Sunday, 30 June 2013

Shiplake Lock Island Summer Camp

Sue from nb No Problem left a comment yesterday about the tents we saw by Shiplake Lock.  I decided to see what I could find out about them.  The following is courtesty of Wargrave Local History Society

The island camp site consists of 18 plots. It was originally privately owned until 1891, and camping was already a regular activity there by that time, using ridge tents, and lit by oil lamps - as some still are. The land was offered for auction in 1891, for 'potential hotel development', but a benefactor named Crawford paid £836/12/8d for the land, ensured it had a restrictive covenant to preserve the camping rights, and then sold it at cost to the City of London. Due to the distance involved, the City found some difficulty in administering the island, and so in 1914 granted a £1 per year perpetual lease for 2000 years, with the restrictive covenant in place, to the Thames Conservancy. The camps were then run by the lock keepers, who hired out skiffs and punts to islanders. In the early 1900s the conservancy allowed huts to be built near the tents - as it was thought safer for cooking - but they were not to be used for sleeping. At that time, ladies were not allowed to sleep on the island, but had to retire to wooden huts on the Shiplake side. The Thames Conservancy refused - as have the National Rivers Authority and Environment Agency since - to give more than a 1 year at a time lease to the plotholders. Despite that, the community has remained remarkably static - usually plots passing from father to son. The families come from a wide area - the West Country, Liverpool, Leeds etc. Since 1945, there have been 4 marriages between island families.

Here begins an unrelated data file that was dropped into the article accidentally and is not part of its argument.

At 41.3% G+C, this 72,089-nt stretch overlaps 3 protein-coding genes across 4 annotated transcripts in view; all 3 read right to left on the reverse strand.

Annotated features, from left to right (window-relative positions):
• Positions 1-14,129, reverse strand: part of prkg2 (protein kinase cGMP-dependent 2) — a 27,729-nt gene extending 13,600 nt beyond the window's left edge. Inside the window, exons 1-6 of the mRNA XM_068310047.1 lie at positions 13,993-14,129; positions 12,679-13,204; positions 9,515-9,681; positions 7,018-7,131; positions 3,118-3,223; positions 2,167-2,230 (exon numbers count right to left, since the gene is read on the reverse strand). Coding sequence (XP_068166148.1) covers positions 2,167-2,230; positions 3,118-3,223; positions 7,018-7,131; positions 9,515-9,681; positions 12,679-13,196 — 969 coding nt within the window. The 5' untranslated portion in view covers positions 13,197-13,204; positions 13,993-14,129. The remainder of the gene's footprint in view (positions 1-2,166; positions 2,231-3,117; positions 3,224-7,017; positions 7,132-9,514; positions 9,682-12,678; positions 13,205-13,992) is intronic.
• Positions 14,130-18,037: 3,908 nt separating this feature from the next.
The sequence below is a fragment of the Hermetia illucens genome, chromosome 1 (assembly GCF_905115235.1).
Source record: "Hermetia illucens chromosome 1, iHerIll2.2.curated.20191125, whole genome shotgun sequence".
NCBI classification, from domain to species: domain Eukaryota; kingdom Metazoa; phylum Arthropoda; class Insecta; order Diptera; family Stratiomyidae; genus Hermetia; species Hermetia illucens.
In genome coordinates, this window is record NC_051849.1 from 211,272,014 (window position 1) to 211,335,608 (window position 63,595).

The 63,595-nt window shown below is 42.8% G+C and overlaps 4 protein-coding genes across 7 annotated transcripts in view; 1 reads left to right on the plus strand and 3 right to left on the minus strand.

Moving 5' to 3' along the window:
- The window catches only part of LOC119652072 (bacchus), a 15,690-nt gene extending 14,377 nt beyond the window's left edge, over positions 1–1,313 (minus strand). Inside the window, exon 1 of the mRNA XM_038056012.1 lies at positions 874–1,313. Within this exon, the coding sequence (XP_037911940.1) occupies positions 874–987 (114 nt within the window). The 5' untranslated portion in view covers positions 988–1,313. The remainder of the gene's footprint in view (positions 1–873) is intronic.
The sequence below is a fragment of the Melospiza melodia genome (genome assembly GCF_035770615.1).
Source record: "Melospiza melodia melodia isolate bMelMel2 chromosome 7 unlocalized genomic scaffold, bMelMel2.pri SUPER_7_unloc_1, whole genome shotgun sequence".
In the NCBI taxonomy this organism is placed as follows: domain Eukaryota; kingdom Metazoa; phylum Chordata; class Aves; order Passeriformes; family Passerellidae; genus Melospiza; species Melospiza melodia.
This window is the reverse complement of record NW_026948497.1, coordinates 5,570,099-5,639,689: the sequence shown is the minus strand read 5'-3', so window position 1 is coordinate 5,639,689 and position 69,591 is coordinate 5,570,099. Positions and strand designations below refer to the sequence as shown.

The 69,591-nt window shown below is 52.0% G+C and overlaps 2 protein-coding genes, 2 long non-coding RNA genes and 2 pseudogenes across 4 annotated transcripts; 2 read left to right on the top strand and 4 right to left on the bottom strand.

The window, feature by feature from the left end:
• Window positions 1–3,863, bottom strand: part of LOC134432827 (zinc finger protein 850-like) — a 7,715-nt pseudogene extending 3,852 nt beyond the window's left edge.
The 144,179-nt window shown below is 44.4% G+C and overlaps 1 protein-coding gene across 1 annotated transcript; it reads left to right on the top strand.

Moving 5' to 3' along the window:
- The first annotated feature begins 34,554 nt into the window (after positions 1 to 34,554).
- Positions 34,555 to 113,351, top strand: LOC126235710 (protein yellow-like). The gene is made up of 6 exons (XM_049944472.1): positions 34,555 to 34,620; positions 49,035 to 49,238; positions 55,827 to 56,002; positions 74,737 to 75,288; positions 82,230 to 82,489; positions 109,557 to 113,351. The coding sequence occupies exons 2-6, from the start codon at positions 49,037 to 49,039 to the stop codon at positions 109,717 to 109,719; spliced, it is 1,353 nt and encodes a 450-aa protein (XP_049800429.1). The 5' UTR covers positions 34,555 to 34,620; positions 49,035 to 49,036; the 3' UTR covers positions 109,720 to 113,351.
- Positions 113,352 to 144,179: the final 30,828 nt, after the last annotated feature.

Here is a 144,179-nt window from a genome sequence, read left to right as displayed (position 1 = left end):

The river was quiet, apart from barge traffic, in the early post-war period, but gradually Salters steamers became oil fired, leisure boating increased with the advent of fibre glass boats, and narrow boats appeared. The Environment Agency confirm the right to use the plots in the spring each year. Each plot has a wooden hut on sleepers, to try and keep it above flood level, and boards on which the tent is put. It is always a concern as the plot is opened as to what will have happened over the winter months. The canvas is laid out on the boards, the poles inserted, and - with the help of other campers - the tent erected. Once secured, the carpets, bedding and chest of drawers can be put in place! It is a great family event - everyone having ideas on 'how it was done last year'. By Whitsun, the camp is in full swing, and barbecuing starts. Once the lock closes, there is peace and tranquility on the river in the evenings, the sound of Shiplake bells drifting on the air.


Linda Gifford-Hull said...

I'm all behind in reading your blog. We have been passed the camping site a couple of times and wondered what it was all about so its been really nice to read about it. Thank you.

Linda Gifford-Hull
NB Mary H

Elly and Mick said...

Linda, we often look up something that we see along the way. I thought I'd start putting those that are interesting in the blog to remember in future. The camping site was something we just don't have in Australia. Glad you found it interesting too!